Wow..This is unreal, just yesterday as I looked at my blotchy skin ..in the rear view mirror..I said how do these girls have that beautiful skin & perfect bodies, etc. I blamed it on genes and getting “old”. You are so right; my kids do not care if I’m not perfect they love me just the way I am and I so should/shall I too. You are loved Roni for all the insight you dish daily. Your faithful follower. Reese

  8. lissa10279 says:

    What a beautiful post, Roni!!! So glad you’re at such an amazing place; it’s awesome!

  9. ace of clubs says:

    And how cool that your child gets to see you modeling healthy eating and can learn from your example. Nice.

  10. Luba says:

    hey, those “long skinny arms” are often genetic; I’ve had them since I was about a year and a half…regardless of being a “chubby baby” or formed adult..

  11. Mandi says:

    Roni, I find myself sitting here this morning, reading your post, and crying like an idiot! 🙂 It hits so close to home for me. I have dealt with these feelings…trying to attain perfection…my whole life…and still deal with it everyday. I sure wish I was at the place you are now…acceptance…but I am not…maybe I have a long way to go, maybe not such a long way…but I am not there yet. I hope that one day, soon, I will be at that point…and I know, with the support and encouragment of people like you…I will make it.
    I don’t know if you realize how much your blog and your journey and your honesty means to others. You are a strong voice for all of us. Thank you, Roni, for all that you do.

  12. missyrayn says:

    I am amazed by this. This is my story without the small child. I had to reteach myself to eat and enjoy food. It no longer burdens me to eat or not. I enjoy it. Thank you so much for this post.

  13. mamaV says:

    Hi Roni! This post rules. I, like Mandi above, found myself choking up reading it. But not because I could relate. Because I know the truth.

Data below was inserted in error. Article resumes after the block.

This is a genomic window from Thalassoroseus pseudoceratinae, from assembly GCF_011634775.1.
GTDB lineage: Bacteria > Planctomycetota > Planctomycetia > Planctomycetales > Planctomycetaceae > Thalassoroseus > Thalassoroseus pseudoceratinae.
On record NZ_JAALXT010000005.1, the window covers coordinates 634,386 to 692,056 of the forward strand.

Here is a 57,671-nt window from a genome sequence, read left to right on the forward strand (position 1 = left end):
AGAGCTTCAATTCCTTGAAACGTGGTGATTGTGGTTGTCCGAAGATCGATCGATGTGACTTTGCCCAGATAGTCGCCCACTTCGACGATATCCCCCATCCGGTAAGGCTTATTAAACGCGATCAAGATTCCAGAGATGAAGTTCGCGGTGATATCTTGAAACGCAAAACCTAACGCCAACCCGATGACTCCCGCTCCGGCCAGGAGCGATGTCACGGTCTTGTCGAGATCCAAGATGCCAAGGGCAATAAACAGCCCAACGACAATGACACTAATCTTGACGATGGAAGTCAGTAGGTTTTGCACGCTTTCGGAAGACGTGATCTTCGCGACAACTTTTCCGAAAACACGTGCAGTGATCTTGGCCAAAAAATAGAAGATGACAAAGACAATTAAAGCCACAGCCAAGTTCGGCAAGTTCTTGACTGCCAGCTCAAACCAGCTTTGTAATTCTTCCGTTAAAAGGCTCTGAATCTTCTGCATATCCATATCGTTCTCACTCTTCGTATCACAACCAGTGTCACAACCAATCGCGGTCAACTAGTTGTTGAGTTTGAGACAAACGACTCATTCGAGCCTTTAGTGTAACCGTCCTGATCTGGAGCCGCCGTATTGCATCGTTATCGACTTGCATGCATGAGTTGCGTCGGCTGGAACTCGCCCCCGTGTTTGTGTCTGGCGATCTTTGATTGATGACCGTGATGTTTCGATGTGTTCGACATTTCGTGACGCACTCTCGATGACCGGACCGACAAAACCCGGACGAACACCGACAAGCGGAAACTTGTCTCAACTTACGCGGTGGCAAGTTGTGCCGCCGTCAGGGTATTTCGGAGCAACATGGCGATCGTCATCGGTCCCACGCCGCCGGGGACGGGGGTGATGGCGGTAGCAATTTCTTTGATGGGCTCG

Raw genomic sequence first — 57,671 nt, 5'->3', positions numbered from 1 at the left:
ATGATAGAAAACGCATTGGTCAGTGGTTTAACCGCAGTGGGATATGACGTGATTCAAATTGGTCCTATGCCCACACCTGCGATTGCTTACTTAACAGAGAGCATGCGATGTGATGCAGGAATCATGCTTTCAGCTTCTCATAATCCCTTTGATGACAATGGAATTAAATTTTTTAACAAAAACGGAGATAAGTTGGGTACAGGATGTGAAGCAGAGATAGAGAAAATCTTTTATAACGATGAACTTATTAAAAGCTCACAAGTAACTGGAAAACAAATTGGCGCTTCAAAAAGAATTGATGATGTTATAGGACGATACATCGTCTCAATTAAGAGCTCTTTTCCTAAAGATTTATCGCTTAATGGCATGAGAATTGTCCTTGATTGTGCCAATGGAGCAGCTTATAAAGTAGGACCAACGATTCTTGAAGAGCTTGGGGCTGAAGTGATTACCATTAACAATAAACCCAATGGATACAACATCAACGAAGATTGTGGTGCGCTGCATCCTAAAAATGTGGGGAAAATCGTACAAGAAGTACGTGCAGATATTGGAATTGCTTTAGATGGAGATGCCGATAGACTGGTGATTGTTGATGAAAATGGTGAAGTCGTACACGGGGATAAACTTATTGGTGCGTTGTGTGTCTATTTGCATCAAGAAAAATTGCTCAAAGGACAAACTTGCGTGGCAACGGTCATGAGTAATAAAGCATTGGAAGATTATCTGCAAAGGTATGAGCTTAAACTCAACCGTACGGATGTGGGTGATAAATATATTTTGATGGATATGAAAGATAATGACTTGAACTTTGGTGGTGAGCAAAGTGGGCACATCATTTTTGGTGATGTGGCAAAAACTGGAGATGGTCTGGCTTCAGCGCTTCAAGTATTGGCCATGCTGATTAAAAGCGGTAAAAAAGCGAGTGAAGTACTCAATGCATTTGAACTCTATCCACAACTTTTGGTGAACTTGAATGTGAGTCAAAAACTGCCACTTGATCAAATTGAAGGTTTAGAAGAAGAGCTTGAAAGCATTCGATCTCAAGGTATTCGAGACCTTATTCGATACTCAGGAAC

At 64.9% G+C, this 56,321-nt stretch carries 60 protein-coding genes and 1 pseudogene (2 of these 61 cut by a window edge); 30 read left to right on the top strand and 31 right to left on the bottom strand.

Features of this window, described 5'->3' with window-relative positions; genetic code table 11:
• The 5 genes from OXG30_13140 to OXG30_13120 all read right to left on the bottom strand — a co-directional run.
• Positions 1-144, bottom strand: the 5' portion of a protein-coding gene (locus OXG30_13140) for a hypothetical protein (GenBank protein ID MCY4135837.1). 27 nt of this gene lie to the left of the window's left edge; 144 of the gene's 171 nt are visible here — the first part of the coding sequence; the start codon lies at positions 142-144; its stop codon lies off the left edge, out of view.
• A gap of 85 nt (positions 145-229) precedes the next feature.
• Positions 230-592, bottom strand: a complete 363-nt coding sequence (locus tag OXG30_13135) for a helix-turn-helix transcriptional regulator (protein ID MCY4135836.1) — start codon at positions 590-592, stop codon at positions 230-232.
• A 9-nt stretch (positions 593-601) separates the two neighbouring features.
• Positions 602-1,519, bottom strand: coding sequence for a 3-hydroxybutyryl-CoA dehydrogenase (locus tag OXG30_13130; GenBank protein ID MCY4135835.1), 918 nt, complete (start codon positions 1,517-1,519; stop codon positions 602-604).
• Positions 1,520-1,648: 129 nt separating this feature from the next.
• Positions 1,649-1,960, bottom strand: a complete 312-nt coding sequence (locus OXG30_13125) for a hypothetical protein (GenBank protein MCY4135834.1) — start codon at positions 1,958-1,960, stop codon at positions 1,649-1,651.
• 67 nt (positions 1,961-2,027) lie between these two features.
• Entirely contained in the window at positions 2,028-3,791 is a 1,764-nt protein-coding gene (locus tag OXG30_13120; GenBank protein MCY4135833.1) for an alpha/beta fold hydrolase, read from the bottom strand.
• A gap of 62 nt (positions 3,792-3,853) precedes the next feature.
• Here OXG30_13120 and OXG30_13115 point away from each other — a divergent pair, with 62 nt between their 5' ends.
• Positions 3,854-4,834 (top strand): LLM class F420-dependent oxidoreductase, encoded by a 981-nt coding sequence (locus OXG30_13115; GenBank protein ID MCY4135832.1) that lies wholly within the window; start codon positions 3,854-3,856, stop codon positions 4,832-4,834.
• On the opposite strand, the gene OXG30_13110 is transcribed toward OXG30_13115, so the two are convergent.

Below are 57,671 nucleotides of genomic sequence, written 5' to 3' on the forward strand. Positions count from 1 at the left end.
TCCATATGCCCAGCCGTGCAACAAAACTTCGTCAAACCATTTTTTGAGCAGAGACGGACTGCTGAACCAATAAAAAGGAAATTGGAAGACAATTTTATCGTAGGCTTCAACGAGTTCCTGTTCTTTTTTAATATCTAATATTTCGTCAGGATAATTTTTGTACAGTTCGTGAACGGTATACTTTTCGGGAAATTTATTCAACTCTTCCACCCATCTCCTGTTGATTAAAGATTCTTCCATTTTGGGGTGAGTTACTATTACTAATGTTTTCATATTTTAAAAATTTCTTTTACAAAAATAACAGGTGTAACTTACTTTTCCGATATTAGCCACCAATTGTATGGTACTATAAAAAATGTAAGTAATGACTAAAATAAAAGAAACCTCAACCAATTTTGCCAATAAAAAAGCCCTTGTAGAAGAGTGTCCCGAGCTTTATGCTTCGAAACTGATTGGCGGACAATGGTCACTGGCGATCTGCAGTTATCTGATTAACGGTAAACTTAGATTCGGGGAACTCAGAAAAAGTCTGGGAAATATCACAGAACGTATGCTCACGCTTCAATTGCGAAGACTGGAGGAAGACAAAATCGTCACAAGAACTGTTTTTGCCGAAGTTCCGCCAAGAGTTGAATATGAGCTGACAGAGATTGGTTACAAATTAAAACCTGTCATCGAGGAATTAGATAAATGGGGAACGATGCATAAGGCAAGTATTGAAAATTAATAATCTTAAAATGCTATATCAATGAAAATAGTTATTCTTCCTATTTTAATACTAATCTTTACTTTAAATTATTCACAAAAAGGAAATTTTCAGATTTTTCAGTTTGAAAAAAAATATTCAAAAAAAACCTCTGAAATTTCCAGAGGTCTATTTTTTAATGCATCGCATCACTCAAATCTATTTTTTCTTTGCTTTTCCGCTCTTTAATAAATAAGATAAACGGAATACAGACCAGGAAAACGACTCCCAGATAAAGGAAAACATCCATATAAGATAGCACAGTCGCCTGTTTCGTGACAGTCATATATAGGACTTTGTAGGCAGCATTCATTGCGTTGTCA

I had the opportunity to see myself transformed into that flawless, imaginary, “perfect” creature on the pages of a magazine as a model in Paris when I was 16. That’s what HOURS of makeup, enhanced lighting, shadowing, professional hairstyling, five grand worth of designer clothes, and a life of starvation can do for you.

    Underneath all the layers of fantasy was just me. A pimple faced teenager scared out of my wits, starving herself to death at the command of my oh-so-powerful modeling agent who had made so many super models before me. He made sure that slowly but surely, all “his girls” started shrinking. mentally and physically, the day we were taken under his sick minded wing. .

    It didn’t matter that we were chosen back in the States, in Sweden, or in Australia for our “amazing” looks. Here, in Paris, the fashion capital of the world, we were not good enough, we were not even close. No one was good enough. Our agents pounded this truth into our heads day after day until we started to live it, breath it, believe it.

    I can honestly say that those 5 years of my life, between 16-21 were the closest thing to hell I have ever experienced….going to bed with mind altering hunger pains, while I listened to my roommate throw up her pastries so she could do the Jil Sandler show the next day… facing the daily reality of personal outer analysis, day in and day out, all the way around like some kind of animal, only to be rejected for job after job. I came home some sort of shriveled up, pathetic version of myself, that I never, ever thought would come back to life.

    Well, let’s see, I am proud to say — 6 years of therapy, heavy duty anxiety meds, encouraging parents, marriage, and two children turned me right side up again! I feel like I was re-born in some kind of way.

    There is no doubt that the final, final stage of “getting over myself” was when I had my daughter. First, you have to spend your pregnancy freaking out over the weight you gain, and then the life-prize arrives in your arms, and everything, everything about yourself fades into the background.

    Ok, I could keep babbling on!!! But I want to say that Roni- this is why you are such a great blogger — you are not afraid to put yourself out there, and I know in your heart the only reason you do it is for others. Plus knowing you, and how wonderful, beautiful and kind you are makes it all that much more powerful!

    Thanks for this post 🙂
    mV

  14. clairemysko says:

    I love this post, Roni. Having spent the last year interviewing women about the impact that pregnancy and motherhood has on their body image, I am so happy to read this. You found a sense of peace with your body. You understood the awesome responsibility of dealing with your own food and weight issues so you could pass along healthy attitudes to your child. So many women can learn from your words–and I hope they do! Very inspiring, truly.

  15. Yum says:

    So inspiring for people who think crash-diets will be the solution to their problems!